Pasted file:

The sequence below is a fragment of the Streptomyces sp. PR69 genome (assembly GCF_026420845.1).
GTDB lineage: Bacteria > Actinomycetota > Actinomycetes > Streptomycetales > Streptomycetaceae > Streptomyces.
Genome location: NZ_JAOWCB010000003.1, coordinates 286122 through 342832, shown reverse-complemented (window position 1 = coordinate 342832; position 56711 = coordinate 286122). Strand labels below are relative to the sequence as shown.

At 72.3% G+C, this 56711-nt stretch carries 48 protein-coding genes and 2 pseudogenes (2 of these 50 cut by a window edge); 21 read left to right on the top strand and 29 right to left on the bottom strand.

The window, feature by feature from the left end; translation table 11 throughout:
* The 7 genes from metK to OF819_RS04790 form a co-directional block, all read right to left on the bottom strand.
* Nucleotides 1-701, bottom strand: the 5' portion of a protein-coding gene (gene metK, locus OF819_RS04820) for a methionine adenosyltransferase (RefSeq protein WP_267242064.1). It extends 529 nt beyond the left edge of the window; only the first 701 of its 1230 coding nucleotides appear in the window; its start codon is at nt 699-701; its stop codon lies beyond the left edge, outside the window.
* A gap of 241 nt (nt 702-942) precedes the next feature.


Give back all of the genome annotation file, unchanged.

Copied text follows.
The sequence below is a fragment of the Streptomyces sp. PR69 genome (assembly GCF_026420845.1).
GTDB lineage: Bacteria > Actinomycetota > Actinomycetes > Streptomycetales > Streptomycetaceae > Streptomyces.
Genome location: NZ_JAOWCB010000003.1, coordinates 286122 through 342832, shown reverse-complemented (window position 1 = coordinate 342832; position 56711 = coordinate 286122). Strand labels below are relative to the sequence as shown.

At 72.3% G+C, this 56711-nt stretch carries 48 protein-coding genes and 2 pseudogenes (2 of these 50 cut by a window edge); 21 read left to right on the top strand and 29 right to left on the bottom strand.

The window, feature by feature from the left end; translation table 11 throughout:
* The 7 genes from metK to OF819_RS04790 form a co-directional block, all read right to left on the bottom strand.
* Nucleotides 1-701, bottom strand: the 5' portion of a protein-coding gene (gene metK, locus OF819_RS04820) for a methionine adenosyltransferase (RefSeq protein WP_267242064.1). It extends 529 nt beyond the left edge of the window; only the first 701 of its 1230 coding nucleotides appear in the window; its start codon is at nt 699-701; its stop codon lies beyond the left edge, outside the window.
* A gap of 241 nt (nt 702-942) precedes the next feature.